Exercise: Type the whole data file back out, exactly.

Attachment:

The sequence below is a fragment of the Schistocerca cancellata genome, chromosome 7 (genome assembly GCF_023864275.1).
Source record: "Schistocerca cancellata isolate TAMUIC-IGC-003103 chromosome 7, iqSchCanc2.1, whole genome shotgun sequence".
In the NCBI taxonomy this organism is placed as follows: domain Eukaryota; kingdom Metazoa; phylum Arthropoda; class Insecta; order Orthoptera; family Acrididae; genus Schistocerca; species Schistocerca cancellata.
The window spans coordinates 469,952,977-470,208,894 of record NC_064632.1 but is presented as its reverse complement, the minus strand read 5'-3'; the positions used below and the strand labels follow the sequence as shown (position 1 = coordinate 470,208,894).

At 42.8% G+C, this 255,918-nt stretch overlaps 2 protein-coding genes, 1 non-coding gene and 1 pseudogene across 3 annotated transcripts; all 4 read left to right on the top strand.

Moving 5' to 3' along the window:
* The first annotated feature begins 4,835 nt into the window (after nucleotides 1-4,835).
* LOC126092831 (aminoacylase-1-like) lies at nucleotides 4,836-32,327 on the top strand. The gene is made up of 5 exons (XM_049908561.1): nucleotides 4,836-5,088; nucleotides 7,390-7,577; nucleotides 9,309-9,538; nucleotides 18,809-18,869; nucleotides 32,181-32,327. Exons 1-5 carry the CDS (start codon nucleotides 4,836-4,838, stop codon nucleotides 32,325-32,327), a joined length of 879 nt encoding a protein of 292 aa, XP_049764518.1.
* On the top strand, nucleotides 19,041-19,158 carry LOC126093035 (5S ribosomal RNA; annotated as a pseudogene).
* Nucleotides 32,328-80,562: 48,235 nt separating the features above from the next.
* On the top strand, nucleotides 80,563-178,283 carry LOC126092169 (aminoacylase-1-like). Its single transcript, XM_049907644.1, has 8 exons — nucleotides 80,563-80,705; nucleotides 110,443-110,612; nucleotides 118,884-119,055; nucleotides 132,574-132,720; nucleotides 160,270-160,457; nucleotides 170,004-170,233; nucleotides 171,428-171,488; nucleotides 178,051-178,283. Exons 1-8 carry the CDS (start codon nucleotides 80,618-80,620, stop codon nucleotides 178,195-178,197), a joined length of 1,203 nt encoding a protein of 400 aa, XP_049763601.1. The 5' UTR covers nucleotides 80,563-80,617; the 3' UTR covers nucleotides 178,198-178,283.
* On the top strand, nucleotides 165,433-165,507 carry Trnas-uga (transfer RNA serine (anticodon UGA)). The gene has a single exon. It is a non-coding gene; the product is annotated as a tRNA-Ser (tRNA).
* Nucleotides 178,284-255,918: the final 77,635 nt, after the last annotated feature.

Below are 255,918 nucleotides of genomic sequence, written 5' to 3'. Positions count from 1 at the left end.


The sequence below is a fragment of the Schistocerca cancellata genome, chromosome 7 (genome assembly GCF_023864275.1).
Source record: "Schistocerca cancellata isolate TAMUIC-IGC-003103 chromosome 7, iqSchCanc2.1, whole genome shotgun sequence".
In the NCBI taxonomy this organism is placed as follows: domain Eukaryota; kingdom Metazoa; phylum Arthropoda; class Insecta; order Orthoptera; family Acrididae; genus Schistocerca; species Schistocerca cancellata.
The window spans coordinates 469,952,977-470,208,894 of record NC_064632.1 but is presented as its reverse complement, the minus strand read 5'-3'; the positions used below and the strand labels follow the sequence as shown (position 1 = coordinate 470,208,894).

At 42.8% G+C, this 255,918-nt stretch overlaps 2 protein-coding genes, 1 non-coding gene and 1 pseudogene across 3 annotated transcripts; all 4 read left to right on the top strand.

Moving 5' to 3' along the window:
* The first annotated feature begins 4,835 nt into the window (after nucleotides 1-4,835).
* LOC126092831 (aminoacylase-1-like) lies at nucleotides 4,836-32,327 on the top strand. The gene is made up of 5 exons (XM_049908561.1): nucleotides 4,836-5,088; nucleotides 7,390-7,577; nucleotides 9,309-9,538; nucleotides 18,809-18,869; nucleotides 32,181-32,327. Exons 1-5 carry the CDS (start codon nucleotides 4,836-4,838, stop codon nucleotides 32,325-32,327), a joined length of 879 nt encoding a protein of 292 aa, XP_049764518.1.
* On the top strand, nucleotides 19,041-19,158 carry LOC126093035 (5S ribosomal RNA; annotated as a pseudogene).
* Nucleotides 32,328-80,562: 48,235 nt separating the features above from the next.
* On the top strand, nucleotides 80,563-178,283 carry LOC126092169 (aminoacylase-1-like). Its single transcript, XM_049907644.1, has 8 exons — nucleotides 80,563-80,705; nucleotides 110,443-110,612; nucleotides 118,884-119,055; nucleotides 132,574-132,720; nucleotides 160,270-160,457; nucleotides 170,004-170,233; nucleotides 171,428-171,488; nucleotides 178,051-178,283. Exons 1-8 carry the CDS (start codon nucleotides 80,618-80,620, stop codon nucleotides 178,195-178,197), a joined length of 1,203 nt encoding a protein of 400 aa, XP_049763601.1. The 5' UTR covers nucleotides 80,563-80,617; the 3' UTR covers nucleotides 178,198-178,283.
* On the top strand, nucleotides 165,433-165,507 carry Trnas-uga (transfer RNA serine (anticodon UGA)). The gene has a single exon. It is a non-coding gene; the product is annotated as a tRNA-Ser (tRNA).
* Nucleotides 178,284-255,918: the final 77,635 nt, after the last annotated feature.

Below are 255,918 nucleotides of genomic sequence, written 5' to 3'. Positions count from 1 at the left end.